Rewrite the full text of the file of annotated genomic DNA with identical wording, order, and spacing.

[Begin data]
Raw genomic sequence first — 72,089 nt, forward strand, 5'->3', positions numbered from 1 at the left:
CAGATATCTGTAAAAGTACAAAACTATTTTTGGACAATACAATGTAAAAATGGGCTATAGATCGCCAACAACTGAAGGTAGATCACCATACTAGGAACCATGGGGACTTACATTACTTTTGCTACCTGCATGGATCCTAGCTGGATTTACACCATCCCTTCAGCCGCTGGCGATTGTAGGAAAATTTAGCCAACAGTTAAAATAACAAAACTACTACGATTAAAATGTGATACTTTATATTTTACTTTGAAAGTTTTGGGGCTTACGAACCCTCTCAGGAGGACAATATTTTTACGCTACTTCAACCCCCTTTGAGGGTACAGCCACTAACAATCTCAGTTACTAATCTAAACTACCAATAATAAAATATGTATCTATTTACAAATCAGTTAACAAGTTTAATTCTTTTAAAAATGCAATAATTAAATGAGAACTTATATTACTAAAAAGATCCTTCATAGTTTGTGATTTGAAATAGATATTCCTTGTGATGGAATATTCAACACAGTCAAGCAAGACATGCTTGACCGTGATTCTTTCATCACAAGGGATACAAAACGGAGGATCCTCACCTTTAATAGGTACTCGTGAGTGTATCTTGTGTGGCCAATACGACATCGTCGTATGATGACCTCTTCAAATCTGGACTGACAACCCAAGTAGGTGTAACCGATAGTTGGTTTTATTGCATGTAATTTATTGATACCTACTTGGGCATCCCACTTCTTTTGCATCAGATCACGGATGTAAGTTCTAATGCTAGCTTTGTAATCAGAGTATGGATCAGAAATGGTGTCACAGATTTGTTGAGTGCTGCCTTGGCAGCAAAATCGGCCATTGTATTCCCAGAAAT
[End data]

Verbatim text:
Raw genomic sequence first — 72,089 nt, forward strand, 5'->3', positions numbered from 1 at the left:
CAGATATCTGTAAAAGTACAAAACTATTTTTGGACAATACAATGTAAAAATGGGCTATAGATCGCCAACAACTGAAGGTAGATCACCATACTAGGAACCATGGGGACTTACATTACTTTTGCTACCTGCATGGATCCTAGCTGGATTTACACCATCCCTTCAGCCGCTGGCGATTGTAGGAAAATTTAGCCAACAGTTAAAATAACAAAACTACTACGATTAAAATGTGATACTTTATATTTTACTTTGAAAGTTTTGGGGCTTACGAACCCTCTCAGGAGGACAATATTTTTACGCTACTTCAACCCCCTTTGAGGGTACAGCCACTAACAATCTCAGTTACTAATCTAAACTACCAATAATAAAATATGTATCTATTTACAAATCAGTTAACAAGTTTAATTCTTTTAAAAATGCAATAATTAAATGAGAACTTATATTACTAAAAAGATCCTTCATAGTTTGTGATTTGAAATAGATATTCCTTGTGATGGAATATTCAACACAGTCAAGCAAGACATGCTTGACCGTGATTCTTTCATCACAAGGGATACAAAACGGAGGATCCTCACCTTTAATAGGTACTCGTGAGTGTATCTTGTGTGGCCAATACGACATCGTCGTATGATGACCTCTTCAAATCTGGACTGACAACCCAAGTAGGTGTAACCGATAGTTGGTTTTATTGCATGTAATTTATTGATACCTACTTGGGCATCCCACTTCTTTTGCATCAGATCACGGATGTAAGTTCTAATGCTAGCTTTGTAATCAGAGTATGGATCAGAAATGGTGTCACAGATTTGTTGAGTGCTGCCTTGGCAGCAAAATCGGCCATTGTATTCCCAGAAAT